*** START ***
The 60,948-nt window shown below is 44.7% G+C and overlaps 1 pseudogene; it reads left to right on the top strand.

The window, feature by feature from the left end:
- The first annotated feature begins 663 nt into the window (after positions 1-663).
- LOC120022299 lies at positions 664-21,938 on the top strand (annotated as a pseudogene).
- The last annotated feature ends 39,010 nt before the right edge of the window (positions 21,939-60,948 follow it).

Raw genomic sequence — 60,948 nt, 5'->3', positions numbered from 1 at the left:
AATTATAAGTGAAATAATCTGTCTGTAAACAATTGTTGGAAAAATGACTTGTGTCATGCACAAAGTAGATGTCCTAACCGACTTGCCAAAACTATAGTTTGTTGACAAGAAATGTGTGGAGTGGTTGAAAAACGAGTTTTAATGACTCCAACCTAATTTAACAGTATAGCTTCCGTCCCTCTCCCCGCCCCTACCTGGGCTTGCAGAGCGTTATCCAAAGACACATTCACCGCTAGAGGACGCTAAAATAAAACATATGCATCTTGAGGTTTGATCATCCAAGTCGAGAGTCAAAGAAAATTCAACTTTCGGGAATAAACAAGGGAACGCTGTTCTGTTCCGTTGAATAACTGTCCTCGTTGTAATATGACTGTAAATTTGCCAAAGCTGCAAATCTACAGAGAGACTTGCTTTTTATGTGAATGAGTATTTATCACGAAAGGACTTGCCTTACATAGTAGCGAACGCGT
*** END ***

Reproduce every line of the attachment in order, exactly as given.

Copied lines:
The 60,948-nt window shown below is 44.7% G+C and overlaps 1 pseudogene; it reads left to right on the top strand.

The window, feature by feature from the left end:
- The first annotated feature begins 663 nt into the window (after positions 1-663).
- LOC120022299 lies at positions 664-21,938 on the top strand (annotated as a pseudogene).
- The last annotated feature ends 39,010 nt before the right edge of the window (positions 21,939-60,948 follow it).

Raw genomic sequence — 60,948 nt, 5'->3', positions numbered from 1 at the left:
AATTATAAGTGAAATAATCTGTCTGTAAACAATTGTTGGAAAAATGACTTGTGTCATGCACAAAGTAGATGTCCTAACCGACTTGCCAAAACTATAGTTTGTTGACAAGAAATGTGTGGAGTGGTTGAAAAACGAGTTTTAATGACTCCAACCTAATTTAACAGTATAGCTTCCGTCCCTCTCCCCGCCCCTACCTGGGCTTGCAGAGCGTTATCCAAAGACACATTCACCGCTAGAGGACGCTAAAATAAAACATATGCATCTTGAGGTTTGATCATCCAAGTCGAGAGTCAAAGAAAATTCAACTTTCGGGAATAAACAAGGGAACGCTGTTCTGTTCCGTTGAATAACTGTCCTCGTTGTAATATGACTGTAAATTTGCCAAAGCTGCAAATCTACAGAGAGACTTGCTTTTTATGTGAATGAGTATTTATCACGAAAGGACTTGCCTTACATAGTAGCGAACGCGT